Amanda Raymond: Tablet troubles
Published 12:00 am Thursday, October 8, 2015
Okay, I know I’ve been on this ‘technology in the schools’ kick for a while, but bear with me for one more piece. Then I’ll leave it alone — for now.
One question that has been lingering in my mind is what are health effects of having all those screens in the classroom? Having technology in the classroom is fairly new for the Rowan-Salisbury School System, so we hopefully won’t see any serious health effects in the near future. But they are out there.
For one thing, there is computer vision syndrome. It is a term used for a range of eyestrain and pain an individual may experience because of too much time spent in front of a computer screen, according to WebMD. The symptoms include blurred vision, headaches, neck or back pain and dry, red eyes.
According to a study called “Computer use and stress, sleep disturbances and symptoms of depression among young adults – a prospective cohort study,” researchers found that high computer use was associated with sleep disturbances and negative mental health outcomes.
In another study conducted by Young, Trudeau, Odell, Marinelli and Dennerlien, researchers found that tablet users may be at a greater risk of developing musculoskeletal symptoms because of exposure to what the study calls “extreme wrist postures.” The postures occur when a user handles the tablet with their hands instead of placing it on a stand or desk. For example, the study found high wrist radial deviation, the wrist moving toward the thumb side of your forearm, in the participants’ non-dominant hand when it was used to hold the tablet.
So one can see how even previous research on computer screens can apply to tablets. Students sitting around on tablets all day is probably not a good thing for their health. I know that when I spend all day on my tablet I end up with a headache and sore shoulders from hunching over.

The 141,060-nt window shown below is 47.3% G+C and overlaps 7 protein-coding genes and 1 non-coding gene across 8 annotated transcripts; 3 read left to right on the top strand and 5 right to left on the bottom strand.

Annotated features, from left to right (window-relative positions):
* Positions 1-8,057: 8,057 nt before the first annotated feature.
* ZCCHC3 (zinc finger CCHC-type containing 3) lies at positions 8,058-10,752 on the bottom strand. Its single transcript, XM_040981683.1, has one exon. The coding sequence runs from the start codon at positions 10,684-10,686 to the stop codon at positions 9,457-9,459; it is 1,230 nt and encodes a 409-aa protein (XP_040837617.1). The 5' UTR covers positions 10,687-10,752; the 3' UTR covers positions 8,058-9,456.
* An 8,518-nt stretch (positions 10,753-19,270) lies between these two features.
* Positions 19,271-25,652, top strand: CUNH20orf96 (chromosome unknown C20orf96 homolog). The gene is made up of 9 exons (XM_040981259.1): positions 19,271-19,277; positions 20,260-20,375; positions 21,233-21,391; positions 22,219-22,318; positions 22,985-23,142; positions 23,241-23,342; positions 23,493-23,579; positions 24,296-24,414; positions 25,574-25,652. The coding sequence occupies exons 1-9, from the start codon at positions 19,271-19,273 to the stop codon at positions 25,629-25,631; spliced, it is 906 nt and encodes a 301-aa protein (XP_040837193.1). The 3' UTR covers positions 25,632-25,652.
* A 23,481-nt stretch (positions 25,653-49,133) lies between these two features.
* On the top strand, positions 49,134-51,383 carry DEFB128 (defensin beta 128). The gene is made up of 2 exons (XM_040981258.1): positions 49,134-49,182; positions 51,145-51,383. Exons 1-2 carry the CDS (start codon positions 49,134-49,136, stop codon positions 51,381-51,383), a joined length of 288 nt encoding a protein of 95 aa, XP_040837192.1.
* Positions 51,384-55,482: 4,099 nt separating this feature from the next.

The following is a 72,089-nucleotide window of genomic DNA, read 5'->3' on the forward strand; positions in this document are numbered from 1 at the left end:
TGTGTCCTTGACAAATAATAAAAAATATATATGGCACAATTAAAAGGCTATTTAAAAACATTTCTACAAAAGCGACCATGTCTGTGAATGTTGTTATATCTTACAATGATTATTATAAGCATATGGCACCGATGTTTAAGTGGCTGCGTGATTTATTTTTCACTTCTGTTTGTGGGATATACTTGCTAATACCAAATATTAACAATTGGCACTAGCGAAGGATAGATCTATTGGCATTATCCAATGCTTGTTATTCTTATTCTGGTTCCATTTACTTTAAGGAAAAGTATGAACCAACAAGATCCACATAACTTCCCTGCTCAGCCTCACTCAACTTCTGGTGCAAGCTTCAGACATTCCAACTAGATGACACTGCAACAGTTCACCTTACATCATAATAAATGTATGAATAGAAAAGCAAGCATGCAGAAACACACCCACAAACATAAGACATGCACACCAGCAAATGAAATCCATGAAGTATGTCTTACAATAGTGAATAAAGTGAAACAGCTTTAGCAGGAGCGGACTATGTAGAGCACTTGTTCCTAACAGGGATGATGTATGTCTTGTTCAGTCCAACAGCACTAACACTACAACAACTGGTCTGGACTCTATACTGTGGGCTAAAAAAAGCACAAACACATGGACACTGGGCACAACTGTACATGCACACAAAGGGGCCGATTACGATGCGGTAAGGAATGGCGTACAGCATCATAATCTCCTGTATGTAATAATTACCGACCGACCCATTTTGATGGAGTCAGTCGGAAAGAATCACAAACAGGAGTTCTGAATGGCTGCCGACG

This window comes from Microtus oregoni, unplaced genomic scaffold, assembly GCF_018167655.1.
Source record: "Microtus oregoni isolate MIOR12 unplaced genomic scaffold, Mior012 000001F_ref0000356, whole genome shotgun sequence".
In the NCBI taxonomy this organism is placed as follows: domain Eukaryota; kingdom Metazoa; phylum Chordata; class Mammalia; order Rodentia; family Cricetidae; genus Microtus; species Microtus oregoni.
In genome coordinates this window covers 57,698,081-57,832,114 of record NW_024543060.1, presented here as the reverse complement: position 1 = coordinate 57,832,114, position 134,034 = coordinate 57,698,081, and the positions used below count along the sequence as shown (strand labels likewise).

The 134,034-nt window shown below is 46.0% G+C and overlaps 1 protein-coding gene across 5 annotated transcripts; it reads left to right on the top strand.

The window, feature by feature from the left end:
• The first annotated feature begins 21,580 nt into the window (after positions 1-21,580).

The good news is that this is not the case in Rowan-Salisbury classrooms. Renee Fox at West Rowan Middle School said her students only spend a part of their time on tablets. Students are still doing group work and worksheets with good old paper and pencil. Fox even said teachers can take activities from the techbook programs and apply them in their classrooms without using tablets at all; students could be doing activities without even knowing they came from the electronic programs.
Although there may be some health risks from using electronics in the classrooms, there are ways teachers can easily avoid them.
Teachers can take breaks from using tablets and other electronic devices like Fox does in her classroom. They can show students the correct posture for computer and tablet use to make sure they are not straining their shoulders and back. Teachers can incorporate breaks for students to get up and stretch into their classroom routines. Even just looking up and away from the screen and focusing on something else in the distance can help reduce eye strain.
Maybe all of us old(er) people are just attributing our own problems to the younger generation. They grew up with this technology, so maybe their bodies are used to it. And they’re young; their eyes and backs can take more than some older bodies can. They’ll probably be fine, but anything teachers and other school officials can do to ward off those negative health effects helps.
Contact reporter Amanda Raymond at 704-797-4222.